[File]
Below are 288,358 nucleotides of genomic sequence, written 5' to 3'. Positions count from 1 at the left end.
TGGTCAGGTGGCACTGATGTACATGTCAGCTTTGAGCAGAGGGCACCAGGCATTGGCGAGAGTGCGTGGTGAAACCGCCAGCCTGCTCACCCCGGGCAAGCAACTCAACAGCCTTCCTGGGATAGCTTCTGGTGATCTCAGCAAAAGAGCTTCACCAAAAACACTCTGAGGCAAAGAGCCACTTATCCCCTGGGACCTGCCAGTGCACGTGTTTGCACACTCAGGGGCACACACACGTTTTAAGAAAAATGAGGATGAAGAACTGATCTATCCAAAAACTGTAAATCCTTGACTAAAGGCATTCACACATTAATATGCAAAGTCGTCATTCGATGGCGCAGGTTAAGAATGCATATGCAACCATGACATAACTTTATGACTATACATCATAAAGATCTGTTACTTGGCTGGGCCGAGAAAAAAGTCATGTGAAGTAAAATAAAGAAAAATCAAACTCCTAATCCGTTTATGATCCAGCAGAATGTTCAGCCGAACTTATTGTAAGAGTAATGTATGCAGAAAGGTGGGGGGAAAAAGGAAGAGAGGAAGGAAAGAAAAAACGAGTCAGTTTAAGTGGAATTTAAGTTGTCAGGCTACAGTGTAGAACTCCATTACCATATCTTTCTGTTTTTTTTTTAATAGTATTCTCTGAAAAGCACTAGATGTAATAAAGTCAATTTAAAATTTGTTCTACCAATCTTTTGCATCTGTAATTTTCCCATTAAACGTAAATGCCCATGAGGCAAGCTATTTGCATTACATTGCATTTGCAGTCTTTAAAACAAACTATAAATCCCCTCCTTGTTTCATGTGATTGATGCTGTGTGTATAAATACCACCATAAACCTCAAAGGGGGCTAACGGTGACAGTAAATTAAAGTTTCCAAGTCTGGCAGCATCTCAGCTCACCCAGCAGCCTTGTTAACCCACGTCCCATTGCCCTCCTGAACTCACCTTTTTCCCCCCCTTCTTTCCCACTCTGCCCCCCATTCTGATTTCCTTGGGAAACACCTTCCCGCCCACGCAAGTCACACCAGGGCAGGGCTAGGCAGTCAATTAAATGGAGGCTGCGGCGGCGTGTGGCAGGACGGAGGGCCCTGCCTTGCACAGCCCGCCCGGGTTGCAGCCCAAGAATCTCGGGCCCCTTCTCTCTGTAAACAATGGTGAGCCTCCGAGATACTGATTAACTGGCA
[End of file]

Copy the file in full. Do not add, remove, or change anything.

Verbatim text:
Below are 288,358 nucleotides of genomic sequence, written 5' to 3'. Positions count from 1 at the left end.
TGGTCAGGTGGCACTGATGTACATGTCAGCTTTGAGCAGAGGGCACCAGGCATTGGCGAGAGTGCGTGGTGAAACCGCCAGCCTGCTCACCCCGGGCAAGCAACTCAACAGCCTTCCTGGGATAGCTTCTGGTGATCTCAGCAAAAGAGCTTCACCAAAAACACTCTGAGGCAAAGAGCCACTTATCCCCTGGGACCTGCCAGTGCACGTGTTTGCACACTCAGGGGCACACACACGTTTTAAGAAAAATGAGGATGAAGAACTGATCTATCCAAAAACTGTAAATCCTTGACTAAAGGCATTCACACATTAATATGCAAAGTCGTCATTCGATGGCGCAGGTTAAGAATGCATATGCAACCATGACATAACTTTATGACTATACATCATAAAGATCTGTTACTTGGCTGGGCCGAGAAAAAAGTCATGTGAAGTAAAATAAAGAAAAATCAAACTCCTAATCCGTTTATGATCCAGCAGAATGTTCAGCCGAACTTATTGTAAGAGTAATGTATGCAGAAAGGTGGGGGGAAAAAGGAAGAGAGGAAGGAAAGAAAAAACGAGTCAGTTTAAGTGGAATTTAAGTTGTCAGGCTACAGTGTAGAACTCCATTACCATATCTTTCTGTTTTTTTTTTAATAGTATTCTCTGAAAAGCACTAGATGTAATAAAGTCAATTTAAAATTTGTTCTACCAATCTTTTGCATCTGTAATTTTCCCATTAAACGTAAATGCCCATGAGGCAAGCTATTTGCATTACATTGCATTTGCAGTCTTTAAAACAAACTATAAATCCCCTCCTTGTTTCATGTGATTGATGCTGTGTGTATAAATACCACCATAAACCTCAAAGGGGGCTAACGGTGACAGTAAATTAAAGTTTCCAAGTCTGGCAGCATCTCAGCTCACCCAGCAGCCTTGTTAACCCACGTCCCATTGCCCTCCTGAACTCACCTTTTTCCCCCCCTTCTTTCCCACTCTGCCCCCCATTCTGATTTCCTTGGGAAACACCTTCCCGCCCACGCAAGTCACACCAGGGCAGGGCTAGGCAGTCAATTAAATGGAGGCTGCGGCGGCGTGTGGCAGGACGGAGGGCCCTGCCTTGCACAGCCCGCCCGGGTTGCAGCCCAAGAATCTCGGGCCCCTTCTCTCTGTAAACAATGGTGAGCCTCCGAGATACTGATTAACTGGCA